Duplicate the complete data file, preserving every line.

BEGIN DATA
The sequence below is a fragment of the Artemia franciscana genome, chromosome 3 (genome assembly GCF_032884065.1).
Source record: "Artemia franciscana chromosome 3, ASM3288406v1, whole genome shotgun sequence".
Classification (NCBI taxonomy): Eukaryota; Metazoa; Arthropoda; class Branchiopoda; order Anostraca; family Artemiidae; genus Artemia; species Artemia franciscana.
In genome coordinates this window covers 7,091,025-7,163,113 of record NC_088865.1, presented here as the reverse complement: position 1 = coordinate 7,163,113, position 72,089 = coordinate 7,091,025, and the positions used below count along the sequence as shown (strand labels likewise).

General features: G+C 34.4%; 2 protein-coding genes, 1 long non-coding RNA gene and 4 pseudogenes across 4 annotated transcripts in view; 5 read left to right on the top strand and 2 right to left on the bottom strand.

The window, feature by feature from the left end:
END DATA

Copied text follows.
The sequence below is a fragment of the Artemia franciscana genome, chromosome 3 (genome assembly GCF_032884065.1).
Source record: "Artemia franciscana chromosome 3, ASM3288406v1, whole genome shotgun sequence".
Classification (NCBI taxonomy): Eukaryota; Metazoa; Arthropoda; class Branchiopoda; order Anostraca; family Artemiidae; genus Artemia; species Artemia franciscana.
In genome coordinates this window covers 7,091,025-7,163,113 of record NC_088865.1, presented here as the reverse complement: position 1 = coordinate 7,163,113, position 72,089 = coordinate 7,091,025, and the positions used below count along the sequence as shown (strand labels likewise).

General features: G+C 34.4%; 2 protein-coding genes, 1 long non-coding RNA gene and 4 pseudogenes across 4 annotated transcripts in view; 5 read left to right on the top strand and 2 right to left on the bottom strand.

The window, feature by feature from the left end: